Using unconventional materials such as lima beans, loofahs, zip ties, toilet paper and pebbles, fashion design students at Jefferson (Philadelphia University + Thomas Jefferson University) manipulated and transformed everyday objects into eye-catching pieces at the annual Design X fashion show Nov. 9.
The avant-garde work comes out of Jefferson’s unique problem-solving course, which allows students to exercise their creativity in ways they might not be able to in more traditional classes, said Carly Kusy, fashion design instructor, who co-teaches the course with adjunct faculty member Carrie Collins.
Students receive abstract briefs and use little or no fabric to solve the basic design problem of covering the body. Students have just a few weeks and $20 to complete their designs.
“These constraints, though abstract in this case, mirror industry and encourage students to be resourceful and innovative—valuable skills they will need to be successful in their careers,” Kusy said. “From a design perspective, these projects allow students to fully exercise their creativity in exploring new and unusual techniques and materials that they can then translate in practical ways for future applications.”
In front of the cheering crowd in Downs Auditorium, 23 fashion design students showed off 44 whimsical looks, all modeled by Jefferson students. Jay McCarroll, fashion design alumnus and “Project Runway” winner, served as Design X commentator.
In one of her two designs shown, Nicole Casanova ’18 used packing peanuts, plastic lids, pasta, coffee filters and stirrers, plastic, fake flowers, straws, paper and confetti. The contrasts between introverted and extroverted personalities served as her inspiration.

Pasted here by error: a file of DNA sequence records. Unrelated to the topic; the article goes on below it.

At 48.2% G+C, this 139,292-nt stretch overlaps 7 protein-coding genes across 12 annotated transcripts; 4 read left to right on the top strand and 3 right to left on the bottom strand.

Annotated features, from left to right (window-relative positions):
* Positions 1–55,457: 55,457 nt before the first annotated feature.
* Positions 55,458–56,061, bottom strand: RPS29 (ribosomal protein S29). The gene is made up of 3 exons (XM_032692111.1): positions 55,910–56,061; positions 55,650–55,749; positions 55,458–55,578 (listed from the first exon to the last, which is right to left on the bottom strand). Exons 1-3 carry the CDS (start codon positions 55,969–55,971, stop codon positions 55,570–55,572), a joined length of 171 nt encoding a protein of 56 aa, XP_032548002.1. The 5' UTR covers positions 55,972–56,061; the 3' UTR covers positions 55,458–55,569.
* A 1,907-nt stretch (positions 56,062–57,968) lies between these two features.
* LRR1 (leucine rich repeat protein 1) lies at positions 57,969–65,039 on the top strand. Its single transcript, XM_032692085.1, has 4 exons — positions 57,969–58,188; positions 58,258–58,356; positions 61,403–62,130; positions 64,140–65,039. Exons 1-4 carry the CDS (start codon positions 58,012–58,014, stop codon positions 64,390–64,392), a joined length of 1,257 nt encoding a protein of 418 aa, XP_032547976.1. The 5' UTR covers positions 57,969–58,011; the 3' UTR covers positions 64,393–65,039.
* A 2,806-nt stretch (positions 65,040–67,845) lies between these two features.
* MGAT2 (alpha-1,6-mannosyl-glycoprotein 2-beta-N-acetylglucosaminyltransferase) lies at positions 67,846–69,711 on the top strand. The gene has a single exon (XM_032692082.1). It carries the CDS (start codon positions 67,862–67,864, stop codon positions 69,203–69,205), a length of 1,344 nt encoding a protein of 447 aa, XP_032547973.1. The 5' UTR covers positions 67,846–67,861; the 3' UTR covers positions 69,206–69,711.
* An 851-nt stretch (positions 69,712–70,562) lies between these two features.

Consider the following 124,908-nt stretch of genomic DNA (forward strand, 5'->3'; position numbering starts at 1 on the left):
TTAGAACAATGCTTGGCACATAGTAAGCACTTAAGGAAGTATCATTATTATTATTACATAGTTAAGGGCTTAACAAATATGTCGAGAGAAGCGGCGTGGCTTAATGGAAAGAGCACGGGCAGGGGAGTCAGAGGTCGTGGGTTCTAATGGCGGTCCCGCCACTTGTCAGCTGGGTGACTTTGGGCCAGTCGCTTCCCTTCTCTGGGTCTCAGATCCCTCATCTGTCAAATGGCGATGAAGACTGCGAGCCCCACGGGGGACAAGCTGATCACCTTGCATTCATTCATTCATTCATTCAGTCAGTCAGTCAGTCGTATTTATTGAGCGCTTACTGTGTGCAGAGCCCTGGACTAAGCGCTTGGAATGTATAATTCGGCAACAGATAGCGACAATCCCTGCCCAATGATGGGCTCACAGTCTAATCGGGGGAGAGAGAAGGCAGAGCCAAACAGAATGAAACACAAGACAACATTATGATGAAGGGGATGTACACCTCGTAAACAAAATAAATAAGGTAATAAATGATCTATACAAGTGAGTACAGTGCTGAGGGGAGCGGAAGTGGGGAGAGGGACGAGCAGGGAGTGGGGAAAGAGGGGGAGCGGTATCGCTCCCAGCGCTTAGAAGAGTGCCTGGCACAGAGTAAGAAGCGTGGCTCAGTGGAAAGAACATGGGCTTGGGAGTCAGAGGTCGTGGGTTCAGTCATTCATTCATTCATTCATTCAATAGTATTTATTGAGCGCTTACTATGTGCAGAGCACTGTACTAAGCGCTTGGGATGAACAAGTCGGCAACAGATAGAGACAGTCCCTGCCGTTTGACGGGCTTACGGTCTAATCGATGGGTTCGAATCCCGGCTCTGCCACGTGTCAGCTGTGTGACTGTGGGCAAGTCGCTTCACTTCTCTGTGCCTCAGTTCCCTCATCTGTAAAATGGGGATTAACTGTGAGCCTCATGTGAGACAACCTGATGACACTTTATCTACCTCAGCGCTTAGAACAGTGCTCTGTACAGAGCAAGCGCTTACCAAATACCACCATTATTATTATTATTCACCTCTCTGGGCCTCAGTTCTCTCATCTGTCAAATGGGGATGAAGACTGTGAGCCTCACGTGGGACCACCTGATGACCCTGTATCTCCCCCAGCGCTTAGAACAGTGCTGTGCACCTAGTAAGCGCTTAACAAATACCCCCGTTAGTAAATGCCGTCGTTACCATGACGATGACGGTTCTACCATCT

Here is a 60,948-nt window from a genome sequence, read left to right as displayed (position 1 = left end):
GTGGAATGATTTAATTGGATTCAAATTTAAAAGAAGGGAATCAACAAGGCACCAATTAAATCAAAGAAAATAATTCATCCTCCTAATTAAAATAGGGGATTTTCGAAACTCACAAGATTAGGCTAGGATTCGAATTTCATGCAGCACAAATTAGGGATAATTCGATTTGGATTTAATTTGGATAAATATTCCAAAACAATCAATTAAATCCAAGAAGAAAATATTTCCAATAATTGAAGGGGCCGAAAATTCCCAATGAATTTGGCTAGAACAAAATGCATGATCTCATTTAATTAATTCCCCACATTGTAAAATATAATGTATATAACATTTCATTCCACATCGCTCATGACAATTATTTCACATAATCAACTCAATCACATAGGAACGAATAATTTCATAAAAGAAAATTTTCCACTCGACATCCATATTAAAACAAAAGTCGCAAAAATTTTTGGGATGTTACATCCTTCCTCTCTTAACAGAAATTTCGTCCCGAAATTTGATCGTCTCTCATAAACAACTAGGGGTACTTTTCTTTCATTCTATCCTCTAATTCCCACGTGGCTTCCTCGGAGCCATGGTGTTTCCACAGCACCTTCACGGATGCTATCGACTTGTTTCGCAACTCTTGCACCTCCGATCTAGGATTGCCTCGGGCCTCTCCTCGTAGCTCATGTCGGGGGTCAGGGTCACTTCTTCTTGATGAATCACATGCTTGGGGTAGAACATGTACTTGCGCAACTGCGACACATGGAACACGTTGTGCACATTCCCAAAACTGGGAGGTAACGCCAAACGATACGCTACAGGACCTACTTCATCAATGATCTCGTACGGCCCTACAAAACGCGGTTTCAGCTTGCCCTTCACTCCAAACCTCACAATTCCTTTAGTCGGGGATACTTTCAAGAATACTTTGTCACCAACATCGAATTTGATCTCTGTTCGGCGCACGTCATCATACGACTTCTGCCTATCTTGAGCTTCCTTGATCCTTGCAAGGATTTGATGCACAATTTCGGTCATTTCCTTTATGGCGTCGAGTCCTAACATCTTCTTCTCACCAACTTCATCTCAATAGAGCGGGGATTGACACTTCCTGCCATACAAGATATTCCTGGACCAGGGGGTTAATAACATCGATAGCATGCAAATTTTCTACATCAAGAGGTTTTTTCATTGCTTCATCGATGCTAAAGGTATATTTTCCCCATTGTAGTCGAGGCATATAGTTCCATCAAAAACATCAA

“It not only challenged me as a designer, but it also challenged how I choose to reflect my personal beliefs and perspectives,” Casanova said. “I tried to physically represent who I am as a person in a way that’s visual understandable without needing an explanation.”
Yee Fang Ho ’18 had three designs go down the runway. Her diverse inspirations included composer Gustav Holst, the femininity and ethereal magic embodied by angels and Oleg Tselkov’s painting “Golgotha.” She featured materials like plastic bags, stockings, sheet music, cardboard, and hand-painted and crocheted fabric scraps and yarn.
“The biggest challenge was not making my looks too ‘costume-y,’” Ho said. “I aspire to be a costume designer for movies and TV shows, so it was hard for me to reel in my ideas to be more of an avant-garde/high-fashion aesthetic. I really had to see everything through a ‘wearable’ standpoint to edit myself down and simplify my ideas. I’m really proud of my looks. This was one of my favorite classes.”